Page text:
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  Comments (2) Total Sunday Apr. 20, 2014
 
Kalispell Examining Banning Cell Phone Use While Driving
With distracted driving continuing to increase, city council and staff discussing possible solutions
Nearly 1,900 vehicle accidents occur every year in Kalispell. It’s unclear exactly how many involve distracted drivers using cell phones, but there clearly has been an increase in absentmindedness behind the wheel, according to Kalispell Police Chief Roger Nasset.

Talking on the phone or texting while driving has become a “national epidemic,” in the words of U.S. Transportation Secretary Ray LaHood. Thirty-eight states have enacted laws restricting or banning the use of electronic devices while driving. Montana is not one of them. Instead cities have taken the lead. Missoula, Great Falls, Billings, Bozeman, Butte, Hamilton, Whitefish and Columbia Falls have all added ordinances, and Kalispell could be joining the list.

“I do think it is definitely time we take a look at this type of ordinance,” said City Councilor Wayne Saverud.

Councilors discussed distracted driving and other examples of banning cell phones while driving at last week’s work session. Councilor Jim Atkinson brought up the issue after hearing from residents who continue seeing near-accidents across town.

Nasset echoed those concerns from an enforcement perspective.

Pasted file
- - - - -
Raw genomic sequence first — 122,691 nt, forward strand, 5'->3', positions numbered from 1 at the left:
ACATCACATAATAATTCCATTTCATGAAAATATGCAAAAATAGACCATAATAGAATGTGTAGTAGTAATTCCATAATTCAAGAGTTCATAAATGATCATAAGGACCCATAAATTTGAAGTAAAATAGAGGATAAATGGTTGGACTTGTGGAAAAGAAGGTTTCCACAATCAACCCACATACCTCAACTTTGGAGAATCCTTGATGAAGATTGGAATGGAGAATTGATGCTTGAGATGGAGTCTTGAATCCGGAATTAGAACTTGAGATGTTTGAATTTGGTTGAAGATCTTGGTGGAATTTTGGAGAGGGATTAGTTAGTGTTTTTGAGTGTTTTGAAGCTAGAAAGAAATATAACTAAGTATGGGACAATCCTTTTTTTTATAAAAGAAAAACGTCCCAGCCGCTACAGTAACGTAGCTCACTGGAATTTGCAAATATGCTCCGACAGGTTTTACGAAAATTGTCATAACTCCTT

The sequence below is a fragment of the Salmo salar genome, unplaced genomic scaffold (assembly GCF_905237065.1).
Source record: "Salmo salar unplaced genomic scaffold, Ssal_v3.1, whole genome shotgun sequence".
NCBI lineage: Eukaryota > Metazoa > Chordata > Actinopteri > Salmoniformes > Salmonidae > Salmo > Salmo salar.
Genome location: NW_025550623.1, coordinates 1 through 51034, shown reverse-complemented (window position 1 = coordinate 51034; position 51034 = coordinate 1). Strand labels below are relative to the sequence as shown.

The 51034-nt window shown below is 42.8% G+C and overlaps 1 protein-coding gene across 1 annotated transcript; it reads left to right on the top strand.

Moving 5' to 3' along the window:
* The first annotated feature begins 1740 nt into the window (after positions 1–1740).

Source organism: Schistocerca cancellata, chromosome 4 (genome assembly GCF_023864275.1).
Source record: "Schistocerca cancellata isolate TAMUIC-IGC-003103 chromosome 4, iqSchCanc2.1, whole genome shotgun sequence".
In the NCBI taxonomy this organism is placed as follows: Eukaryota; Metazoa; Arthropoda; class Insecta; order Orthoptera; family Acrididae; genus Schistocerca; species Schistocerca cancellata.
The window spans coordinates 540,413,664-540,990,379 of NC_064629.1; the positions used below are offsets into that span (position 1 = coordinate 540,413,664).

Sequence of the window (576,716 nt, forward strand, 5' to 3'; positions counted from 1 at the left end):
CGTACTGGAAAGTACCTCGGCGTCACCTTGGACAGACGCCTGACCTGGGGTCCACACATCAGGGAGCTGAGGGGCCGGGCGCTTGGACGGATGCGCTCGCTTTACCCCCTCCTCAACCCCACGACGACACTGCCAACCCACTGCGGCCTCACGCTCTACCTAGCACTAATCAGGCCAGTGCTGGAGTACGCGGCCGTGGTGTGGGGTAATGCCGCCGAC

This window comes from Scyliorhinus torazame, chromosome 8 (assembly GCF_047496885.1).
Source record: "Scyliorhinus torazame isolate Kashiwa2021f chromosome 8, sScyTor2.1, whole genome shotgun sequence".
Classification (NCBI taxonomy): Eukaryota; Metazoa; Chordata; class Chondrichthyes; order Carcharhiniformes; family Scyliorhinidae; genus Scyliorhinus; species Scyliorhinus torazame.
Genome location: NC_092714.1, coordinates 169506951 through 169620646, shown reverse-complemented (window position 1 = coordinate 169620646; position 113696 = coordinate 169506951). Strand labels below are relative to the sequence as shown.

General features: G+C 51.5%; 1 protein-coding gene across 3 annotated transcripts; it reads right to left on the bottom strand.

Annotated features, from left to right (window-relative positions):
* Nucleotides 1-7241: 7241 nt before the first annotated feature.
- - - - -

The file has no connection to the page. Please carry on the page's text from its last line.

“From what we see on daily basis, the distractions are more evident than in the past,” he said.

Nasset said he contacted other communities with ordinances and most reported improvements.

“From a police perspective they had positive things to reflect back,” he said. “They felt it did help. It was successful.”

Nasset mentioned the possibility of examining a countywide ban, which would group together the ordinances in Whitefish and Columbia Falls and create a clear directive for the entire community and its visitors. This would also aid enforcement, he said.

Phil Guiffrida III spoke out against an ordinance, saying it would only duplicate existing reckless driving laws and put more burden on police. Using Whitefish as an example, he said the new ordinance has made the problem worse.

“What I’m seeing is absolutely no change since the ordinance went into effect,” he said. “I’m seeing the possibility of an even more distracted situation. Drivers are now watching out for police and then drop the phone in their lap.”

Councilor Randy Kenyon followed up by firmly disagreeing with Guiffrida.

“I don’t think it’s an enforcement issue. It’s a matter of public awareness,” Kenyon said. “By us passing an ordinance it will raise people’s consciousness … If we can just diminish a little bit of cell phone usage the city will be a far safer place.”

City Manager Doug Russell said he would return with more information about the subject in the near future.
 
On 09-29-12, JB commented....
@RedGreen - I was about to bash those who favor another law making drivers conform, but I could get behind a “proof of financial responsibility” law.
 
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